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Hi Kathleen,

Thank you for writing such a thoughtful response. Here are a couple resources that I think may help:

Regarding mobile data collection, limited mobile phone coverage is no longer a barrier. There are numerous platforms out there, and many offer offline data collection. Your organization, a community member, or whoever, can collect data offline on a device. Then when they have connectivity or coverage, they can sync the results. Here is an excellent overview comparing and contrasting 15 popular options http://lwrdmel.weebly.com/uploads/1/4/3/7/14377648/overview_of_mobile_data_collection_platforms.pdf - Nuru International uses QuickTapSurvey, which I would also recommend checking out.

Regarding feedback, Harvard Business Review has a couple forums that aggregate articles and forthcoming research. https://hbr.org/topic/giving-feedback https://hbr.org/topic/receiving-feedback Unfortunately, I do not have access to a freely accessible training on this.

Please feel free to reach out to my email if I can be of any further assistance: matt.lineal@nuruinternational.org

Hi Ellen,

It was a pleasure to read through your concept. As a reviewer, I wanted to provide feedback on your core outstanding questions. My precept in making this comment is that the right answers will come from local partners, VSLA leadership and other stakeholders. That said, I hope my experiences and outlook from a decade of integrated international development efforts in Honduras, Kenya, Ethiopia and Nigeria can contribute in some small way.

1. What type of proxy indicators can we use to measure user income?

Income is notoriously difficult to measure with smallholder farmers in rural areas. Income sources can be highly varied and hard to quantify, reporting barriers are high, and records are scarce. Instead of pointing to specific indicators, as these may be context and livelihood specific, I'll mention a few general categories.

Livelihood zoning and rural livelihood economics can provide a helpful snapshot for a given population segment. This will incorporate an analysis of sources of income, amount, seasonal calendars, risks, and coping strategies. Understanding livelihoods can provide invaluable context in program design and implementation, particularly in scaling up an intervention.

Gross margin analysis is an incredibly helpful tool for complying with "do no harm" principles and evaluating outcomes, particularly with loan-based or livelihoods interventions. Relying on financial models, local data, and expert analysis, a reasonably accurate estimation of impact of a particular income-generating activity can be assessed. That said, this tool is often best suited to evaluate a particular activity, not all the income a rural household may earn. This tool can be used to calculate changes even over very short periods of time.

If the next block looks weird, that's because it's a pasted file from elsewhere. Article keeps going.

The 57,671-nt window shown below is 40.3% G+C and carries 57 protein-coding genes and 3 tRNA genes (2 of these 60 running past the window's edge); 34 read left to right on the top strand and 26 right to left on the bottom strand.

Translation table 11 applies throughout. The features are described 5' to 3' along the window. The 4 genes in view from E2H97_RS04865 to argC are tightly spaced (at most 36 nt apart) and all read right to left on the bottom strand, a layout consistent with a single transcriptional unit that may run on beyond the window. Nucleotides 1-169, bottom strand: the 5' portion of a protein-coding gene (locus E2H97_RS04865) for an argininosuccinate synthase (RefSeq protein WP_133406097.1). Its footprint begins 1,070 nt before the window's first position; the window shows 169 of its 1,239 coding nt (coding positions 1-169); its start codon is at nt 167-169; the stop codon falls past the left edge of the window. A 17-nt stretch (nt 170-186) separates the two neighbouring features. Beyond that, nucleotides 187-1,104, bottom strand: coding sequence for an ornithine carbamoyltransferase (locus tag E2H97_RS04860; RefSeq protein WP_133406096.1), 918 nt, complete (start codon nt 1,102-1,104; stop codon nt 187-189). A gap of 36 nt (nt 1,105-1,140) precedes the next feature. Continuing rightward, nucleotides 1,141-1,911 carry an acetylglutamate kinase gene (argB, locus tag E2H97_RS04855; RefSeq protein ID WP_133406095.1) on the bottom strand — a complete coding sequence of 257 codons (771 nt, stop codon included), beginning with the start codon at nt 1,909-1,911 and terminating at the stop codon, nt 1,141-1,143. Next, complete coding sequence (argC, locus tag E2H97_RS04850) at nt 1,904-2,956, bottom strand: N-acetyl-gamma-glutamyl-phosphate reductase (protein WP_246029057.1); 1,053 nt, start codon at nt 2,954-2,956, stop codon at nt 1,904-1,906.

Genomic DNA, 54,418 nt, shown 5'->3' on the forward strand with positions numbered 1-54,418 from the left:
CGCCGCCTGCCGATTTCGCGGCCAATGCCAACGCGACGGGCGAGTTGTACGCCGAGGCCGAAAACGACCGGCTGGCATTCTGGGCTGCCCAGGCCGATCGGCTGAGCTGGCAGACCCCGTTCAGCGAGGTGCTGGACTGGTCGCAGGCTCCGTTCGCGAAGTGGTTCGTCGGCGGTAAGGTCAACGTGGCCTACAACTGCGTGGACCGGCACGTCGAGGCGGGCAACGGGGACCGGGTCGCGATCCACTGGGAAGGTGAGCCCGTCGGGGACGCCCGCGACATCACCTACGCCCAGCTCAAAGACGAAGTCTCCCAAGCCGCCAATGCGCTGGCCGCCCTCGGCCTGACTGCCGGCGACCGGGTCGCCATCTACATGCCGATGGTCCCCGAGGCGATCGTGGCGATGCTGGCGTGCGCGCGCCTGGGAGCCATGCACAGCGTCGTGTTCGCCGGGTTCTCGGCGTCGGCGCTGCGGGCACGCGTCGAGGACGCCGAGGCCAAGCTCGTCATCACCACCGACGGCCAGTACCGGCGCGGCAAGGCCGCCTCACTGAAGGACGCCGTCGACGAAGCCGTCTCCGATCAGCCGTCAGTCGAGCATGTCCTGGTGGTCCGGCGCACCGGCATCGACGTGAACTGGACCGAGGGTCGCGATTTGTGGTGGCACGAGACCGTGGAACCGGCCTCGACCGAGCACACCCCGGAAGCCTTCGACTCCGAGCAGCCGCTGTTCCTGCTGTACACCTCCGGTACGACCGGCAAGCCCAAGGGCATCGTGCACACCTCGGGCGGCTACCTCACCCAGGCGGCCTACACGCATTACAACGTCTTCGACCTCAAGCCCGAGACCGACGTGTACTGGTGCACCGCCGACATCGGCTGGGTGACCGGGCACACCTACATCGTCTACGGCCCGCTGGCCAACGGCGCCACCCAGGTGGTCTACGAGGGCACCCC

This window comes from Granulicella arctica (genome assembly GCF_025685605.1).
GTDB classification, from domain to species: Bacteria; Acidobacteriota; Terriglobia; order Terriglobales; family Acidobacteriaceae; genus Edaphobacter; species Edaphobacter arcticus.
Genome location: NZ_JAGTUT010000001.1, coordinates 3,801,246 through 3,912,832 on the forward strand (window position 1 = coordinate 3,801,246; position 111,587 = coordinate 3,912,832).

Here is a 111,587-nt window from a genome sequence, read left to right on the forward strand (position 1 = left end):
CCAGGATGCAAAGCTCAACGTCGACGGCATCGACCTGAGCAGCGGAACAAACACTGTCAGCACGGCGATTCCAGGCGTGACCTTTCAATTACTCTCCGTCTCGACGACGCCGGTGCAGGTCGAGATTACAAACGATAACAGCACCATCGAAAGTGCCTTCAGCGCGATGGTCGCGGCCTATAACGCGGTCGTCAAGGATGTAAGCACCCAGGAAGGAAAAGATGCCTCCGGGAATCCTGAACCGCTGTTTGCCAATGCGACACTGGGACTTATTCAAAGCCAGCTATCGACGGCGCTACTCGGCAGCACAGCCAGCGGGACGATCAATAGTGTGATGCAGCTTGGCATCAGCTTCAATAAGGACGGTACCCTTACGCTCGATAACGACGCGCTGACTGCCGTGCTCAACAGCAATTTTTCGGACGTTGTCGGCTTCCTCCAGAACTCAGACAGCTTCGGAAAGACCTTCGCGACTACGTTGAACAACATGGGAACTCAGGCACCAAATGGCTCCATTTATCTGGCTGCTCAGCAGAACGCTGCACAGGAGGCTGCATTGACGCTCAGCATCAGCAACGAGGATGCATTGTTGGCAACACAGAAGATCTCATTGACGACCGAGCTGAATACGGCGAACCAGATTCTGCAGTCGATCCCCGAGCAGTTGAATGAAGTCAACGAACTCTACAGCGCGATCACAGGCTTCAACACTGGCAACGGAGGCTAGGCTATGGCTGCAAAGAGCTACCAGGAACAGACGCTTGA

Lastly, but certainly not least, are asset-based indicators for assessing wealth status. There are numerous systems here, each with its relative merits and drawbacks. The more categorical nature of these types of asset-based indicators can generally make it harder to pick up on smaller scale change over time, and so longer time frames may be necessary to measure change (years not days or months).

2. At times Plant With Purpose collects baseline data in areas where we don’t currently work. How can we mitigate unintended expectations from baseline participants in these areas?

Recognizing the time poverty that smallholders farmers face is appreciated and the right starting place to root this concern. If the organization has the will, intent and means to scale up to those areas eventually, it may be sufficient to express the intent to work in that area in the future. In my professional experience, while the time horizon of communities may not value a promise that will come to fruition a year or two away, the communities were invariably welcoming when the intervention did start up there. If the project has no intent in working in those areas, then there should be a careful consideration of what is most appropriate for the context and honors the time of the participants. In some circumstances, it may be thanking them for their time and being incredibly frugal with the time requested when scouting new potential areas that might not be good fits. On the other hand, some countries and contexts have gauged it appropriate to pay a token sum of money for the participants' time. However, this should be done with great caution, as it can promote dependency and be counteractive to sustainability.

3. We find that in rural areas there tend to be fewer sources of data and we primarily rely on self-reported information. Often this information is based on participants’ feelings or what they choose to share. Is this type of data sufficient? Is there another way to collect objective data and/or verify the participant data that we collect?

Self-reported data provide incredibly rich sources of information. To inform certain decisions, in fact, self-reported information from participants is the only right source of information. There are ways to strengthen and compliment this information.